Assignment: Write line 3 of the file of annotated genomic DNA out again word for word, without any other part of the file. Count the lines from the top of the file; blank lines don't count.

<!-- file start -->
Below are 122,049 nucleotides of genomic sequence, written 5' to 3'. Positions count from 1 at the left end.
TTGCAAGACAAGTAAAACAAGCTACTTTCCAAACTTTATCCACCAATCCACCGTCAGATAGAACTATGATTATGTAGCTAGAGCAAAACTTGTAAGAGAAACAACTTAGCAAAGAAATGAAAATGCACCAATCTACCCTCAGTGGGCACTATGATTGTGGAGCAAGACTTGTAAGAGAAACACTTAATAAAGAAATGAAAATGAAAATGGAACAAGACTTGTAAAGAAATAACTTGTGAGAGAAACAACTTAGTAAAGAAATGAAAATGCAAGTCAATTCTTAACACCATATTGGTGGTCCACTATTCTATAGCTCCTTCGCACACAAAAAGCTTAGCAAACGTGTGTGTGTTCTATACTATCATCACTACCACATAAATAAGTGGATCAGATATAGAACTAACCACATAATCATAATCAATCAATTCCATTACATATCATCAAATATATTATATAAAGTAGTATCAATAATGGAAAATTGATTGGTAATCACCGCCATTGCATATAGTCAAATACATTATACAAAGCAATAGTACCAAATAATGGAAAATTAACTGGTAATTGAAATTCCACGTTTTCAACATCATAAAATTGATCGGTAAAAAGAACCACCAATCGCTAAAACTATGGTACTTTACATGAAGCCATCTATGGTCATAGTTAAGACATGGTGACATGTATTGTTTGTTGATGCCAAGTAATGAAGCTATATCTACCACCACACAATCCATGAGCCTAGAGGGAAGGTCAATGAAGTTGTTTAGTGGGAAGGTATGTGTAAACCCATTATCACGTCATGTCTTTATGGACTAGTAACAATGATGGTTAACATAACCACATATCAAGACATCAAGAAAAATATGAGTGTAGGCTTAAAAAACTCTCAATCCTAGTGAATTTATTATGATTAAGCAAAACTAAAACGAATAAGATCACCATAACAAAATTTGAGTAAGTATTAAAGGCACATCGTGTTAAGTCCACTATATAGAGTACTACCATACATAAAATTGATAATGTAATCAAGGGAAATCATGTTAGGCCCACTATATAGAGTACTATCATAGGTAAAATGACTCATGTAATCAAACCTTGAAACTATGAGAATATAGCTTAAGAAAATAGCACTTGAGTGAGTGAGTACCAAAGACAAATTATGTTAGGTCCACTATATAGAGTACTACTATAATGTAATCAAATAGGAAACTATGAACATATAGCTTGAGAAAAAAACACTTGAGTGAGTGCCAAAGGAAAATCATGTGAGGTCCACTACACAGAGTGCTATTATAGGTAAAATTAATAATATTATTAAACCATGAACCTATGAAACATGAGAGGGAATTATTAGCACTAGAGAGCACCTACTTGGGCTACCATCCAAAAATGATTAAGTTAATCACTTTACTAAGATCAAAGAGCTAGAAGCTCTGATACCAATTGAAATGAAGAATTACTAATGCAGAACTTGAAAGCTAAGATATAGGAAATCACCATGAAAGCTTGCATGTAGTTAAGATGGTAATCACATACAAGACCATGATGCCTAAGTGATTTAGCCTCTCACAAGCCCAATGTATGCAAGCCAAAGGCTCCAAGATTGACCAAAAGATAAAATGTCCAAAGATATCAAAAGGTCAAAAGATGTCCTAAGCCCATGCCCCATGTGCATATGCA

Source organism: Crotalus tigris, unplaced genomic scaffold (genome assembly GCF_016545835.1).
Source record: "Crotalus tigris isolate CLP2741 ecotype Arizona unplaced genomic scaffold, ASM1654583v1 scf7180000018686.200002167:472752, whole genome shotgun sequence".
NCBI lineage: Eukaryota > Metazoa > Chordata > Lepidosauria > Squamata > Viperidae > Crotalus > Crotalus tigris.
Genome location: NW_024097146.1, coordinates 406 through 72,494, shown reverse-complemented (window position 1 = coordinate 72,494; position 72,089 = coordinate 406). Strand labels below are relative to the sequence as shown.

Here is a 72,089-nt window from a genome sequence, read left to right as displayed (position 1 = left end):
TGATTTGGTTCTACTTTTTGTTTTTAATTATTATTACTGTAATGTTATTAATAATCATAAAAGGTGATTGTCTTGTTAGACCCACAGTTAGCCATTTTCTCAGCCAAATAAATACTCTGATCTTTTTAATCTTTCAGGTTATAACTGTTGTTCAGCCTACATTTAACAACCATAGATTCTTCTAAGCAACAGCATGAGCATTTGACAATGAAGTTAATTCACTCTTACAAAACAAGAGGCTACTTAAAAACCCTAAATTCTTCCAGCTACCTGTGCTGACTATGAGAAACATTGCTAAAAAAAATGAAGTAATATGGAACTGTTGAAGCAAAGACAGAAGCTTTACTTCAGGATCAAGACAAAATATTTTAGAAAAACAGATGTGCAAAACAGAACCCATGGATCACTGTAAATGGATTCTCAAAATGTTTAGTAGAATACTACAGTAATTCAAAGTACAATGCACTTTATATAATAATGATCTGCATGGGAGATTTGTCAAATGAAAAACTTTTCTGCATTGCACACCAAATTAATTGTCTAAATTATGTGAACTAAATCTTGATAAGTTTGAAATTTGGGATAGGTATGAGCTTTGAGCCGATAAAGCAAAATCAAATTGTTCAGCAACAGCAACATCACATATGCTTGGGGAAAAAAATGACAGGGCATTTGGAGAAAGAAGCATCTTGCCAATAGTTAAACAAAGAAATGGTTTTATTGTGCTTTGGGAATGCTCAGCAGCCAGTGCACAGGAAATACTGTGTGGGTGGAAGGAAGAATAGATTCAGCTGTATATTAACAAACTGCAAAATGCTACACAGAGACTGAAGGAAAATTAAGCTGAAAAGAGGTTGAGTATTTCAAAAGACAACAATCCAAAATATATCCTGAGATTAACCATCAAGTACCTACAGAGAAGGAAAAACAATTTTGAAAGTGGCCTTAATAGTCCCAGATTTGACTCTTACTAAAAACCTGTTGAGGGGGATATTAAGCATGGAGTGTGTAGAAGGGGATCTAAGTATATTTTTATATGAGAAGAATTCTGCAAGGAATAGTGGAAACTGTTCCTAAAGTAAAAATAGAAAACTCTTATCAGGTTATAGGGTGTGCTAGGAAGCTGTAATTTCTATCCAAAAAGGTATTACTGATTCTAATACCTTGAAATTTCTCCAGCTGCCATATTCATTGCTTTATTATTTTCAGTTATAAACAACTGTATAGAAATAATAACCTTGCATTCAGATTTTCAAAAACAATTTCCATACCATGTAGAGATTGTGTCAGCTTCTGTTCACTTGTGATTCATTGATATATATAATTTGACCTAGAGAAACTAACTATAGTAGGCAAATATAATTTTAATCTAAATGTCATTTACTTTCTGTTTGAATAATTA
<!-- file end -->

Source organism: Crotalus tigris, unplaced genomic scaffold (genome assembly GCF_016545835.1).